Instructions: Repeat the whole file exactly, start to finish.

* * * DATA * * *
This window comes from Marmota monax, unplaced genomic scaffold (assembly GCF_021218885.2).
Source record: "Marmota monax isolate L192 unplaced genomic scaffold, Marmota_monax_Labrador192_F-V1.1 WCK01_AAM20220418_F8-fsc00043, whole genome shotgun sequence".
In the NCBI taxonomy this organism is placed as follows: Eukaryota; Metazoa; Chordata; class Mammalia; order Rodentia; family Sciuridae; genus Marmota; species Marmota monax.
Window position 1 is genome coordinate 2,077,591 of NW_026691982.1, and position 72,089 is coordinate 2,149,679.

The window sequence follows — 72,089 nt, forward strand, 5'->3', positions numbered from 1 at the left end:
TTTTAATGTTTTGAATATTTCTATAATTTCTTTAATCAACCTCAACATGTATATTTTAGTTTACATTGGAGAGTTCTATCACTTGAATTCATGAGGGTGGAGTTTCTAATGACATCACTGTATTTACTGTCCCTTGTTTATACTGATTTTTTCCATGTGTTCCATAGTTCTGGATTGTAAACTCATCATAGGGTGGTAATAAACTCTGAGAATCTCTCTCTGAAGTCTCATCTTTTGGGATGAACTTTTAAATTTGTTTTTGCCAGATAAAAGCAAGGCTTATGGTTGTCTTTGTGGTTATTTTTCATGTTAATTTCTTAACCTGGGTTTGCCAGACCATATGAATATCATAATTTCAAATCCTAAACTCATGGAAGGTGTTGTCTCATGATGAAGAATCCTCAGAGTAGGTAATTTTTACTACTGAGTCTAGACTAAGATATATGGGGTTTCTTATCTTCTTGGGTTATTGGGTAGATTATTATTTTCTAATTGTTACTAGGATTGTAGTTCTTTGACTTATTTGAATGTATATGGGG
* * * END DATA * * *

This window comes from Marmota monax, unplaced genomic scaffold (assembly GCF_021218885.2).
Source record: "Marmota monax isolate L192 unplaced genomic scaffold, Marmota_monax_Labrador192_F-V1.1 WCK01_AAM20220418_F8-fsc00043, whole genome shotgun sequence".
In the NCBI taxonomy this organism is placed as follows: Eukaryota; Metazoa; Chordata; class Mammalia; order Rodentia; family Sciuridae; genus Marmota; species Marmota monax.
Window position 1 is genome coordinate 2,077,591 of NW_026691982.1, and position 72,089 is coordinate 2,149,679.

The window sequence follows — 72,089 nt, forward strand, 5'->3', positions numbered from 1 at the left end:
TTTTAATGTTTTGAATATTTCTATAATTTCTTTAATCAACCTCAACATGTATATTTTAGTTTACATTGGAGAGTTCTATCACTTGAATTCATGAGGGTGGAGTTTCTAATGACATCACTGTATTTACTGTCCCTTGTTTATACTGATTTTTTCCATGTGTTCCATAGTTCTGGATTGTAAACTCATCATAGGGTGGTAATAAACTCTGAGAATCTCTCTCTGAAGTCTCATCTTTTGGGATGAACTTTTAAATTTGTTTTTGCCAGATAAAAGCAAGGCTTATGGTTGTCTTTGTGGTTATTTTTCATGTTAATTTCTTAACCTGGGTTTGCCAGACCATATGAATATCATAATTTCAAATCCTAAACTCATGGAAGGTGTTGTCTCATGATGAAGAATCCTCAGAGTAGGTAATTTTTACTACTGAGTCTAGACTAAGATATATGGGGTTTCTTATCTTCTTGGGTTATTGGGTAGATTATTATTTTCTAATTGTTACTAGGATTGTAGTTCTTTGACTTATTTGAATGTATATGGGG